Latin name: Dasineura oxycoccana
Reason for Concern:
1) This is a recently identified potential pest in the Northwest.
2) Its range and the extent of its damage are not well known although it is a serious pest of rabbiteye blueberries in the southeast. Some varieties have suffered a 100% crop loss due to depredations of this midge.
3) In the southeast, midge larvae feed inside and destroy flower buds resulting in low yields. This has not been observed in this region.
4) Larvae feed in the growing tips of the plant and causing branching of new growth. This is a potential problem where branching is excessive (Witch’s broom) and could affect number and quality of fruit buds.
5) Increased branching and loss of terminal buds is particularly a concern in young plantings as bushes may be slower to reach adequate height for machine harvesting.
6) Midge damage and resulting branching is less concern in older plantings. The increased branching could actually be beneficial, resulting in more lateral growth and more fruit buds.
7) Infested plants cannot produce enough foliage to support a heavy fruit crop, resulting in smaller berries with low sugar.
The adult blueberry gall midge is a very small fly, about 1 to 3 mm long, and reddish. Larvae are white to yellow-orange and reach only 1 mm when mature. Both adult and larva are difficult to see. Infested vegetative buds swell and the outer leaves curl enfolding feeding larvae inside. Tissue necrosis is visible on any plant tissue fed on by larvae.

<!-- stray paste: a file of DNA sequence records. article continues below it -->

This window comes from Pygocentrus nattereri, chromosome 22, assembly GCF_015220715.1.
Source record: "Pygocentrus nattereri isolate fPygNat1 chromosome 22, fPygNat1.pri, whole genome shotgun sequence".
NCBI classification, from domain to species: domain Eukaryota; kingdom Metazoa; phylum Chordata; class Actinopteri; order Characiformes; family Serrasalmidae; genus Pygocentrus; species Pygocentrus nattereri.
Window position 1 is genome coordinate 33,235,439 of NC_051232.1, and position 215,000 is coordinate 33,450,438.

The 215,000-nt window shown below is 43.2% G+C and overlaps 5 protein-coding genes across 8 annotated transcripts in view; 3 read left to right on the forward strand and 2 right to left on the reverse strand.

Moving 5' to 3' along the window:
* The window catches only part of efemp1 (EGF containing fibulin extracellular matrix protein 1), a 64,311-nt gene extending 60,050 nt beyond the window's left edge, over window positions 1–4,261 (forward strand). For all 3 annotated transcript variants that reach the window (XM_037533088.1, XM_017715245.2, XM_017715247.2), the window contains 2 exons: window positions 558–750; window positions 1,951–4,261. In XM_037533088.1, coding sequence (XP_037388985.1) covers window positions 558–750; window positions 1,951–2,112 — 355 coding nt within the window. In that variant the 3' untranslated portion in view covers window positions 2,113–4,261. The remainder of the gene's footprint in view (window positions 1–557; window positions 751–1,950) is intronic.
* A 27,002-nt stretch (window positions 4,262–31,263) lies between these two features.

Overwinters as a pupa in the soil, and in mid-April the adult fly emerges. The adult stage (during which mating and egg-laying take place) lasts from 1 to 3 days. The female midge lays eggs in either floral or vegetative buds just after bud swell, when bud scales are beginning to separate. Each female lays 35 to 40 eggs. Eggs hatch within a few days and the larvae begin feeding within the blueberry bud. Since larvae digest plant tissues, this is the plant-damaging stage. There may be from 1 to 9 larvae in a single flower bud. Within a week’s time, the bud is dead, having a dry, shriveled appearance, often crumbling when touched. Larvae probably drop to the ground after feeding, then pupate and transform to the adult stage. The life cycle from egg to adult takes 22 to 25 days: there are several generations a year that may overlap and all stages may be present together on 1 plant. Flower buds are subject to continuous egg laying from January to March. As plants progress to vegetative budding, egg laying also occurs on the new shoot tips in April and May.